When I finally arrived in Belgium, my very first time in Europe, I was seventeen years old, and I studied philology—but not at all in order to become a philology teacher or a writer. At that time my only ambition was to become Japanese. When I turned twenty-one, I bought a one-way ticket to Tokyo and I went back to “my” country believing that all my problems would end when I found my way back to the native soil. And of course when I arrived in Japan, big problems began. So I wrote about them in several novels. But at that moment, believe me, I didn’t know I was supposed to write them down in a novel. I wrote them years later. My Japanese experience was a tragedy and a failure, and two years later, when I was twenty-three, I escaped Japan. And I went back to Belgium thinking, My goodness, what am I going to do? How shall I work? How shall I earn my living? Well, I had already begun to write several manuscripts—without any real idea about them. I began to write manuscripts when I was seventeen years old, only because I was feeling so bad that I didn’t know what to do. But being twenty-three, feeling so humiliated because in this Japanese company, I ended up working in the bathroom—

DON: Right, you started working for the company, and slowly went down the line until you were cleaning toilets. This is a true story.

NOTHOMB: This is a true story. As I cleaned toilets for seven months, I was already so humiliated that I couldn’t be afraid of anything. Even if I wrote novels and no publishers would want them, it wouldn’t be important.

DON: It’s not as bad as toilet cleaning.

NOTHOMB: Yes. I wrote my eleventh manuscript and it was published in Paris. I don’t know if this answers your question, but it’s a kind of answer.

DON: Yes, thank you. All right, why don’t we open it up for questions from the audience.

AUDIENCE: This is facetious, but, Amélie, do you think you wear that hat because you actually are an older man?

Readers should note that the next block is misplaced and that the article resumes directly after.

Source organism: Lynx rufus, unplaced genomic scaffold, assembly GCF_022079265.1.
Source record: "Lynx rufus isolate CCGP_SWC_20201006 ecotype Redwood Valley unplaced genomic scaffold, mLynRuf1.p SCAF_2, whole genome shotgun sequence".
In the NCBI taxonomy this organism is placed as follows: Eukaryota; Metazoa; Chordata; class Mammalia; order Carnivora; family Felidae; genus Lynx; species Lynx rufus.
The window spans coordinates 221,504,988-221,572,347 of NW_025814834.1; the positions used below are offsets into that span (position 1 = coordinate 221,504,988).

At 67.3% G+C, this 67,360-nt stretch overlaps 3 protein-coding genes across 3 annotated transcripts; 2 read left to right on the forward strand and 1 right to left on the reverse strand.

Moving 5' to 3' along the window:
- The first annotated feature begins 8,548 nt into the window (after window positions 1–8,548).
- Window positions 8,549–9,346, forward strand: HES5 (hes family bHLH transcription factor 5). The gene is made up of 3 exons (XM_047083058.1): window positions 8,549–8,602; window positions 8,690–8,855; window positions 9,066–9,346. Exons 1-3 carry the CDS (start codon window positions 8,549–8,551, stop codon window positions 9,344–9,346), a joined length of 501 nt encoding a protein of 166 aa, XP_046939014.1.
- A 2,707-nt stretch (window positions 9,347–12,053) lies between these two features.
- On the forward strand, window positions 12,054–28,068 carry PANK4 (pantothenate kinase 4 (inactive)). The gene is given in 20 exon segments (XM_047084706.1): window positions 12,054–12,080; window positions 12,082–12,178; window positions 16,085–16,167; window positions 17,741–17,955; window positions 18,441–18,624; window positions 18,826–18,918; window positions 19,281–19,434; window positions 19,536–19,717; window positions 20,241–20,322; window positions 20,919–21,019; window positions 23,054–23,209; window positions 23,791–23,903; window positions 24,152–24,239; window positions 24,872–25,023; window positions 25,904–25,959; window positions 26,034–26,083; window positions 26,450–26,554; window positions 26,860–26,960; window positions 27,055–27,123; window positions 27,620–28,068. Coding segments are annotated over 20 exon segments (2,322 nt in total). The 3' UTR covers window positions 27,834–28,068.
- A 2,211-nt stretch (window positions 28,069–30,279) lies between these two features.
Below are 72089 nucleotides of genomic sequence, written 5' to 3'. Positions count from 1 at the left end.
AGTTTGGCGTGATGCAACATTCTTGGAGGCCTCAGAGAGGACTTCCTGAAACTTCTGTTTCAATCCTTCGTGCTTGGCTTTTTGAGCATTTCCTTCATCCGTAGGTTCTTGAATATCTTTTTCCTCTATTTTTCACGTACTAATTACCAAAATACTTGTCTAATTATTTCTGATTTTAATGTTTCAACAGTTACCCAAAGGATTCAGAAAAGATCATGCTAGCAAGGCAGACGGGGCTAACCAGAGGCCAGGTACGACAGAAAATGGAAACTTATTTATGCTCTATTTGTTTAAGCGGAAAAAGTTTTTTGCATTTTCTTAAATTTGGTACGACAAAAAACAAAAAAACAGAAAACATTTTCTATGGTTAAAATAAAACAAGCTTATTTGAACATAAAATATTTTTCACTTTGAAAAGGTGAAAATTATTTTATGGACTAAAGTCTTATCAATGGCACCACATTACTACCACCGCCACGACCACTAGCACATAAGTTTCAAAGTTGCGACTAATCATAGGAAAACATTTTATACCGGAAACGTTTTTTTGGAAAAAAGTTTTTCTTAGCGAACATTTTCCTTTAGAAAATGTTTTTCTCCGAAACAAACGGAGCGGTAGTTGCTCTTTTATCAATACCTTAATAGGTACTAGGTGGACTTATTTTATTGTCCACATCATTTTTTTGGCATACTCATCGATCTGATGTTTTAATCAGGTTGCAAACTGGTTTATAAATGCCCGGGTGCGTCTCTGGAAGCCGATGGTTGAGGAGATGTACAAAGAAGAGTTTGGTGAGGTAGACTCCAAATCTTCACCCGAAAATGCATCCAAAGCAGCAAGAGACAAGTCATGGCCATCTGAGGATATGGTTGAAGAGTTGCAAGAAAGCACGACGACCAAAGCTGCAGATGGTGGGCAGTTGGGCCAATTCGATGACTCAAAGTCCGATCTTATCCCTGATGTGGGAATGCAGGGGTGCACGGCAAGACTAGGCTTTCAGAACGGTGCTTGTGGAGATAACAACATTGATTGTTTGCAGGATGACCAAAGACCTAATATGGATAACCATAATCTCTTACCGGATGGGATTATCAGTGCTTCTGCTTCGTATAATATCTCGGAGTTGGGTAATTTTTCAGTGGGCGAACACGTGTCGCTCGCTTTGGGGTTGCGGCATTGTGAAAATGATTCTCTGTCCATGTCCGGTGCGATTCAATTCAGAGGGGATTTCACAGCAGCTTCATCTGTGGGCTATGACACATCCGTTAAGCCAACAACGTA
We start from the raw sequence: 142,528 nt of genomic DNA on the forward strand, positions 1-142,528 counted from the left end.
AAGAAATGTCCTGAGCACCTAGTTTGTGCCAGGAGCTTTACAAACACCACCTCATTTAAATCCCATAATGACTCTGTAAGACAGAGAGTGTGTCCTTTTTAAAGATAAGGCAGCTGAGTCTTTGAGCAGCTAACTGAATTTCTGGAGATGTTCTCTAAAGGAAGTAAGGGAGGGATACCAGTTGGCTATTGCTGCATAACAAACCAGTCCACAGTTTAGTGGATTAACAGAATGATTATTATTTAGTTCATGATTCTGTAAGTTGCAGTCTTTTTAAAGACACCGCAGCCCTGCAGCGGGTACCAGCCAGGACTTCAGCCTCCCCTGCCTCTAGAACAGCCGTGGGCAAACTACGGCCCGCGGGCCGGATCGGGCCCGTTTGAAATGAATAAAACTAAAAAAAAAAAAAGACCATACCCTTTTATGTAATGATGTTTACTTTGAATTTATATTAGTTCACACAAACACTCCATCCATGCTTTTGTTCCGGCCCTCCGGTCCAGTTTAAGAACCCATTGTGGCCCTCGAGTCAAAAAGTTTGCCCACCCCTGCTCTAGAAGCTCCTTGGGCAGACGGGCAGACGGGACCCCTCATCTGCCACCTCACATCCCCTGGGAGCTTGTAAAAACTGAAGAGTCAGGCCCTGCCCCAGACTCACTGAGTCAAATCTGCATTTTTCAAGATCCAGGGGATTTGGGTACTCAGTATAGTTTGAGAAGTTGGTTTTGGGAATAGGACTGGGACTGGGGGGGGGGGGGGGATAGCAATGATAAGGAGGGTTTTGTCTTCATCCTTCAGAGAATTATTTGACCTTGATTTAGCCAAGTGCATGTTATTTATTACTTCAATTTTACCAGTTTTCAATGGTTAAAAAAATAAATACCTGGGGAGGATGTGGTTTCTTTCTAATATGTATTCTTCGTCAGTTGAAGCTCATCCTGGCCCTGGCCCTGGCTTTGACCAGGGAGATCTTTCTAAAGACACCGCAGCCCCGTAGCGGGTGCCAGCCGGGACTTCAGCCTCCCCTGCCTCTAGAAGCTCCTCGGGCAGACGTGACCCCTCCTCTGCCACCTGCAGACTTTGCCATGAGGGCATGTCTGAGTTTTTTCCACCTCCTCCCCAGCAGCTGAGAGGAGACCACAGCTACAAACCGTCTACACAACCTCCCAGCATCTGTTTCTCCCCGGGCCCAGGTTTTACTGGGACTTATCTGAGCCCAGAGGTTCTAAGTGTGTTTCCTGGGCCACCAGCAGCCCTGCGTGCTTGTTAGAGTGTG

NOTHOMB: Yes, of course. You got it. Indeed, the hair is fixed to the hat and it makes me look female. Otherwise I would seem to be a man, of course.

AUDIENCE: I want to ask each of you about the experience of reading yourself in English translation. Is it the voice that you recognize? Is it a shift from the voice you recognize?

UZUNER: With English, I don’t have that problem. English is my second language, so it’s familiar for me. And French is okay, I understand un petit peu. But with Greek and Hebrew, I’m unsure—even the alphabet is different.

NOTHOMB: Well, for me to hear myself, to see the text in English, of course there’s a change of music, but most of all I must tell you, the first thing is that for me, it’s the sound of success. Especially for a Belgian writer. It’s definitely the sound of success.

AUDIENCE: I have a question for Amélie. You’ve written so many manuscripts, you write so many per year, how do you do it, physically, do you spend all day in front of a computer, or—

NOTHOMB: Oh, no, I don’t even own a computer, because I am unable to use it. I am a very old-style writer. I write every day, without exception, even when I’m ill, even when I have huge problems, from 4 a.m. to 8 a.m. So this is a discipline. But I know that I need it in order to survive.

AUDIENCE: In your books you express a big love of Japan, but it comes with a dose of criticism. How were your books read in Japan?

NOTHOMB: Well, what was wonderful is that they were read. If I would write such books about China, they wouldn’t be read in China. They were read and were bestsellers in Japan. Like any other people in the planet, the Japanese don’t enjoy being criticized, but they care. Of course, I love Japan, and we all know, when you love somebody, you criticize him. It’s always the same.

AUDIENCE: I just finished reading Tokyo Fiancée and very much enjoyed the book. Your books have not yet begun to really inundate readers in the United States. What can you say about that?

NOTHOMB: Well, you know, everything needs a beginning. Of course, it’s the beginning of a very long love affair.

AUDIENCE: This is also a question for Amélie. One of the things I find most fascinating about many of your books is their philosophical engagement with readers—you take them into almost an oppositional, argumentative state, where they’re somehow included in the experience. A reader thinks, How would I behave in this situation? How would I behave when confronted with this?